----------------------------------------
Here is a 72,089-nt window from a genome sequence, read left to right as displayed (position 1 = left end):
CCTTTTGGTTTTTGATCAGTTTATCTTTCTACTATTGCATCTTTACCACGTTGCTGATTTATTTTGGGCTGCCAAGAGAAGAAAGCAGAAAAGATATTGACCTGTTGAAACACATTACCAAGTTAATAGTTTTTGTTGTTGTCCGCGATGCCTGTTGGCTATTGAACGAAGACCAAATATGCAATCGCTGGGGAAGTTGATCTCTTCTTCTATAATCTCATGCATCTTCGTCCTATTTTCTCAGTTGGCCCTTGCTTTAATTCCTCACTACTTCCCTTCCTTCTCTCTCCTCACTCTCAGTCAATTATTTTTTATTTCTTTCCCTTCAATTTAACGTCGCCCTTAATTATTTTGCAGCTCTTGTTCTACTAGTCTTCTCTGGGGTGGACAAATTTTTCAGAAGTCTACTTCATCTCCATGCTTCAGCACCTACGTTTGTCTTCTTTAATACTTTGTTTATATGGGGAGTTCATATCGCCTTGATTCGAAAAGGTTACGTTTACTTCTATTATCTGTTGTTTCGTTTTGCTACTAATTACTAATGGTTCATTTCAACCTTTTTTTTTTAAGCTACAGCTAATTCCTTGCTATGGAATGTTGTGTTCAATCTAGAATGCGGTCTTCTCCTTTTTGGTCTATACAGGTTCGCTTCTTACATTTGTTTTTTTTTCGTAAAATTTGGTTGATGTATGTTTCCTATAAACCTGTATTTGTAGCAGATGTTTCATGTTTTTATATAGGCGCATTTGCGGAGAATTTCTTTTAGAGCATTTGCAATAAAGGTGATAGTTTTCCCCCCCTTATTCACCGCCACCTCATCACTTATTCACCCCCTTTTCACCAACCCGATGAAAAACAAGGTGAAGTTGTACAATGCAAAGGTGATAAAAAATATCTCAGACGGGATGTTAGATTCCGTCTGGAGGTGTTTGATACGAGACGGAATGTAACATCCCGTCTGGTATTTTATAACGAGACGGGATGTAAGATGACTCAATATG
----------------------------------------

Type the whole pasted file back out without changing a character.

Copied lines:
Here is a 72,089-nt window from a genome sequence, read left to right as displayed (position 1 = left end):
CCTTTTGGTTTTTGATCAGTTTATCTTTCTACTATTGCATCTTTACCACGTTGCTGATTTATTTTGGGCTGCCAAGAGAAGAAAGCAGAAAAGATATTGACCTGTTGAAACACATTACCAAGTTAATAGTTTTTGTTGTTGTCCGCGATGCCTGTTGGCTATTGAACGAAGACCAAATATGCAATCGCTGGGGAAGTTGATCTCTTCTTCTATAATCTCATGCATCTTCGTCCTATTTTCTCAGTTGGCCCTTGCTTTAATTCCTCACTACTTCCCTTCCTTCTCTCTCCTCACTCTCAGTCAATTATTTTTTATTTCTTTCCCTTCAATTTAACGTCGCCCTTAATTATTTTGCAGCTCTTGTTCTACTAGTCTTCTCTGGGGTGGACAAATTTTTCAGAAGTCTACTTCATCTCCATGCTTCAGCACCTACGTTTGTCTTCTTTAATACTTTGTTTATATGGGGAGTTCATATCGCCTTGATTCGAAAAGGTTACGTTTACTTCTATTATCTGTTGTTTCGTTTTGCTACTAATTACTAATGGTTCATTTCAACCTTTTTTTTTTAAGCTACAGCTAATTCCTTGCTATGGAATGTTGTGTTCAATCTAGAATGCGGTCTTCTCCTTTTTGGTCTATACAGGTTCGCTTCTTACATTTGTTTTTTTTTCGTAAAATTTGGTTGATGTATGTTTCCTATAAACCTGTATTTGTAGCAGATGTTTCATGTTTTTATATAGGCGCATTTGCGGAGAATTTCTTTTAGAGCATTTGCAATAAAGGTGATAGTTTTCCCCCCCTTATTCACCGCCACCTCATCACTTATTCACCCCCTTTTCACCAACCCGATGAAAAACAAGGTGAAGTTGTACAATGCAAAGGTGATAAAAAATATCTCAGACGGGATGTTAGATTCCGTCTGGAGGTGTTTGATACGAGACGGAATGTAACATCCCGTCTGGTATTTTATAACGAGACGGGATGTAAGATGACTCAATATG